Apples of Gold Jan/Feb 2015

Editor’s Note: Shortly before we went to press, we received word that Zvi Kalisher, our beloved friend and colleague, passed into the Lord’s presence. We know he is rejoicing, but our hearts are heavy. Words cannot express how deeply we will miss him. His contribution to this ministry for more than half a century has been profound. Please join us in prayer for his widow, Naomi, and his family. Our next issue will feature a special tribute to this special man, whose life exemplified what it means to be a servant of the Most High God.

I have been visiting many people lately, sowing the seeds of the gospel. It is interesting to see how different people react. Some receive the gospel with joy. Others are like stony ground where the seeds cannot take root.

Recently a brother in the Lord accompanied me into what you might call a fiery furnace—Mea Shearim in Jerusalem. How deep in darkness these ultra-Orthodox people are, despite all their piety and religion.

As we spoke, I read to them several passages from the Old and New Testaments, stressing particularly Leviticus 17:11, “It is the blood that makes atonement for the soul.” Also, 1 John 1:7: “If we walk in the light as He is in the light, we have fellowship with one another, and the blood of Jesus Christ His Son cleanses us from all sin.” When they heard this verse they grew very angry, but we were not afraid for we knew the Lord was with us.

In the Israeli army I had quite a lot to do with the younger generation of these Orthodox people. They used to call me a goy (Gentile) because I was not able to speak Yiddish.

Now, however, I distribute Hebrew tracts and tell them about the Lord, who shed His blood that we might have eternal life. I am also able to speak to them in Yiddish, which I have learned here in Jerusalem.

They refuse to speak Hebrew because they consider it the “holy language,” to be used only for prayer in the synagogue.

As I witnessed to them, I told them the only way out of their present darkness is through the blood of the Lamb. When they heard this, their faces became livid with anger. So I said to my friend, “Now is the time to get out of here fast.”

The interesting thing is that none of them threw away the pamphlets we gave them or returned them to us. Praise the Lord for that!

I also visited a settlement in the Negev desert to distribute Bibles. These people, on the other hand, were grateful to receive the Word of God.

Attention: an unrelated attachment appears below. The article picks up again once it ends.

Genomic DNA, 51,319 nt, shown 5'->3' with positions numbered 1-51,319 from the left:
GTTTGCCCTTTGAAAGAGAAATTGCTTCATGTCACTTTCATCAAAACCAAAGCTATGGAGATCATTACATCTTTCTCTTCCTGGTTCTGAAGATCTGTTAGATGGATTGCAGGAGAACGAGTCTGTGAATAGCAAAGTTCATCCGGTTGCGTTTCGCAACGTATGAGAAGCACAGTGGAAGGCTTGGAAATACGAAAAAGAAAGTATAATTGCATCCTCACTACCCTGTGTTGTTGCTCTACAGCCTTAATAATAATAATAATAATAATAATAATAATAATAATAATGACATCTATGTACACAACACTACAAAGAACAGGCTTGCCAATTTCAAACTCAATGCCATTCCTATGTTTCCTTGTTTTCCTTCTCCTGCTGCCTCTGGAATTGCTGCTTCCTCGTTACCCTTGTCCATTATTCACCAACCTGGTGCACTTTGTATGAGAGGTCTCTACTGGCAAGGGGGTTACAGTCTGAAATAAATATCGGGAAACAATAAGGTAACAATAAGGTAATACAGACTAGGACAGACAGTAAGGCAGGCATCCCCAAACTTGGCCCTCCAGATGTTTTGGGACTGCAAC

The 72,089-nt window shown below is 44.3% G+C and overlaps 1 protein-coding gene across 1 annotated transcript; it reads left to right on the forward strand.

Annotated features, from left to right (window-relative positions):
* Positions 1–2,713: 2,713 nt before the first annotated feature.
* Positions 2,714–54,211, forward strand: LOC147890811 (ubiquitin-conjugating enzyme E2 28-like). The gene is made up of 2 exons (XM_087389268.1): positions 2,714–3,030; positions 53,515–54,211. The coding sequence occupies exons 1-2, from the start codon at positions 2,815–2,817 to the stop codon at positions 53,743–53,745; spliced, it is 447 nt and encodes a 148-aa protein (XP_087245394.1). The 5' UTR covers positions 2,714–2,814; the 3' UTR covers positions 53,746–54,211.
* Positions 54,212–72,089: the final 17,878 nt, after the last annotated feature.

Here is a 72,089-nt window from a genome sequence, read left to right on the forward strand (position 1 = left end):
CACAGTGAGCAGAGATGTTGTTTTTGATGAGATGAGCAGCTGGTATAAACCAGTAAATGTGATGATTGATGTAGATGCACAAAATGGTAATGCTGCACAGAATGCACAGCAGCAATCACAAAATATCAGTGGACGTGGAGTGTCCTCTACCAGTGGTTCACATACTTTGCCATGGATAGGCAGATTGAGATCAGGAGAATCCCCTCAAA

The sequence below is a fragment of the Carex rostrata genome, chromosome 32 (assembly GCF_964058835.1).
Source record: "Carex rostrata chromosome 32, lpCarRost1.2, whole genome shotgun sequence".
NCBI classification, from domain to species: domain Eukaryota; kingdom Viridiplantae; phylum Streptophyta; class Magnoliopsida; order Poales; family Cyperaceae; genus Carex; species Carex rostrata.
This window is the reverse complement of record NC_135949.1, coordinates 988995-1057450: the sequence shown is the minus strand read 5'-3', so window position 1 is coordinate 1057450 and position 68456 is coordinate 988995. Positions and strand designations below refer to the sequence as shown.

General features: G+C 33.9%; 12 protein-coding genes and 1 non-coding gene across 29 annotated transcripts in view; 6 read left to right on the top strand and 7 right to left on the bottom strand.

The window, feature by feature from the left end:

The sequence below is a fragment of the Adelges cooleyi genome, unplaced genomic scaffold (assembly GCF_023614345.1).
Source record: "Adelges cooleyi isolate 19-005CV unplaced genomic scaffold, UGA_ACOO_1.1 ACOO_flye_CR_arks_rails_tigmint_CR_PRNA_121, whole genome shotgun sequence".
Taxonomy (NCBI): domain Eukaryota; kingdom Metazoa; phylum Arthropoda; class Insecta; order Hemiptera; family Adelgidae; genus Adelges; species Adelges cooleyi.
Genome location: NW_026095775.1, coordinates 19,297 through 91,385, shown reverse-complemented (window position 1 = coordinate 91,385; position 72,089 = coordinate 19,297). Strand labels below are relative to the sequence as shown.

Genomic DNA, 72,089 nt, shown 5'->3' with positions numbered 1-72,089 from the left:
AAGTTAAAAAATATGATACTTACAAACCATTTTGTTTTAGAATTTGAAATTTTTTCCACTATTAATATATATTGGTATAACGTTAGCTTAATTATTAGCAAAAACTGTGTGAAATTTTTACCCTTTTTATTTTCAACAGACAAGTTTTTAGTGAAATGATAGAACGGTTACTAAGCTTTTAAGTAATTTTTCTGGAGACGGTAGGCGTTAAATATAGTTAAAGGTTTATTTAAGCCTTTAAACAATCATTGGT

While waiting for our group to gather, I had a wonderful opportunity to get to know some of these people better. Most of them never had a Bible of their own before. How happy each person was to be able to read his own Bible.

Among those who came to the meeting was a new visitor who objected to my reading from the New Testament. So I read portions from the Old Testament as well. This took about two hours.

In the end, he was satisfied; and we were able to carry on our Bible study in a brotherly fashion. He was no longer hostile but listened carefully.

Then we prayed together and again read Ezekiel 33, Jeremiah 29, and other passages from the Old and New Testaments. It was the first time in my life I conducted such a long meeting. Lunchtime passed, and then suppertime; but I did not even realize it.

These people are refugees from behind the Iron Curtain. [Editor’s Note: The term iron curtain, coined in 1946 by British Prime Minister Winston Churchill, referred to countries dominated by Communist Russia and then by the Soviet Union.]

The only thing these people knew about the Bible was what the Communists told them. So it was wonderful to give them the Word of God. Our new friend also promised to come to our next meeting.

By the time I left the settlement, it was late Friday evening; and the Sabbath had already set in. That meant the buses were no longer running. So I started my long walk back to my home in Jerusalem.

After walking about four miles, a military truck came along; and the driver gave me a lift to Ein Kerem, the birthplace of John the Baptist, which is about four miles from Jerusalem. By now it was 10:30 P.M.

I then walked the rest of the way to Jerusalem, arriving home before midnight. Strangely, I did not feel tired but was inwardly excited and extremely happy.

When at last I arrived home, my wife asked, “Where have you been all day?”

I told her I was sowing seeds. She did not understand what I meant, so I explained it to her. Now I am praying the seeds will grow into strong plants that will bear much fruit for our Lord.

by Zvi Kalisher in Jerusalem,
from The Friends of Israel Archives, 1960

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